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Addressing Chaos in the Network Operations Center (NOC)

By: NetreoNoaa
April 3, 2019

The operational success of any large-scale enterprise IT environment begins and ends with the Network Operations Center. In spite of this fact the NOC is often littered with inefficiencies and chaos.

A NOC is, by its nature, a chaotic place. It’s an interwoven and interdependent orchestra of people, processes, and tools: Flat-screen monitors (sometimes 15 or more deep), real-time flash actionable notifications and critical alerts. All of this data is presented in various cryptic ways from a passel of non-integrated tools. Already overworked NOC personnel struggle to keep their eyes trained on this dizzying array of content in the hope of spotting outages and anomalies as they occur. At the same time they must also manage the flood of informational and related data streams into their inboxes and SMS feeds. Rarely is there any intelligent filtering or aggregation on this inbound tsunami of data. Industry studies show that a high percentage of this deluge is erroneous, extraneous, and unnecessary.

In most cases scripted protocols for incident management must be strictly followed as problematic issues are distilled out of the fray and isolated for remediation. Service Level Agreements (SLA) depend upon such a regimented approach. In the midst of the aforementioned chaos user, customer, and partner communities rely on the efficient and secure operation of the overall environment. SLA attainment necessitates remediation be transparently completed as close to instantaneous as possible.

In spite of these seemingly insurmountable challenges, success is attainable. When reviewing the efficiency of your NOC consider the following points:

  • A fully-integrated or consolidated tool-suite, optimally designed by a single manufacturer or at minimum integrated via APIs to the other ‘cogs’ in the wheel. This integration will minimize the optical touch-points, eliminate finger-pointing between products, and ensure a consistent interface into collected data.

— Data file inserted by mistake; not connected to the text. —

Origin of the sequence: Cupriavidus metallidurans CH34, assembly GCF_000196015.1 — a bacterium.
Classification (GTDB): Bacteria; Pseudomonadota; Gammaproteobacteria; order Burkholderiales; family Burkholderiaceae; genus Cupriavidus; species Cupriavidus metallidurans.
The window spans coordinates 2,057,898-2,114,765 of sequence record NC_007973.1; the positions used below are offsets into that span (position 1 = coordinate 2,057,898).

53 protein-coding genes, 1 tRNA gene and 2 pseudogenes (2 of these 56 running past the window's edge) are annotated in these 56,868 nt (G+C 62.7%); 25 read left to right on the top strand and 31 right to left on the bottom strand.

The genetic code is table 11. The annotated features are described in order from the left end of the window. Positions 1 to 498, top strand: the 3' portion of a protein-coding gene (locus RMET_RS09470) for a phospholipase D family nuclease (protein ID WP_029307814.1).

• Evaluate technologies that have the ability to intelligently filter, sort, and aggregate large amounts of data. The goal is to separate out elements you need to draw attention to. Examples are technologies such as root-cause analysis, event correlation, and automatic anomaly detection. However, it’s imperative these technologies avoid the trap of requiring more time to implement than they save during the troubleshooting process. These technologies must be fully-automatic.
  • Look toward dynamic products that are able to roll-up enterprise-wide visibility into a finite visual presentation. You can always drill down into the weeds later (and when you choose to do so it should also be intelligent).
  • Stretch your NOC personnel by making them subject-matter experts on the new set of integrated tools. Radically improve their individual efficiency statistics by distilling the content they receive. Remove the noise.
  • Where practicable, electronically embed process information across the fabric of the NOC. Naturally, hard-copy backup documentation is OK, but to the extent that you are able to intelligently and automatically embed required information such as workflow, procedures, and NOC wikis for anytime, anywhere access, crisis scenarios become a lot more manageable.

A chaotic NOC environment doesn’t have to be status quo. There is a better way. Based on our experience, we’ve seen that with the right combination of tools, process and personnel they can be well-oiled machines. Request a demo to speak with one of our engineers.

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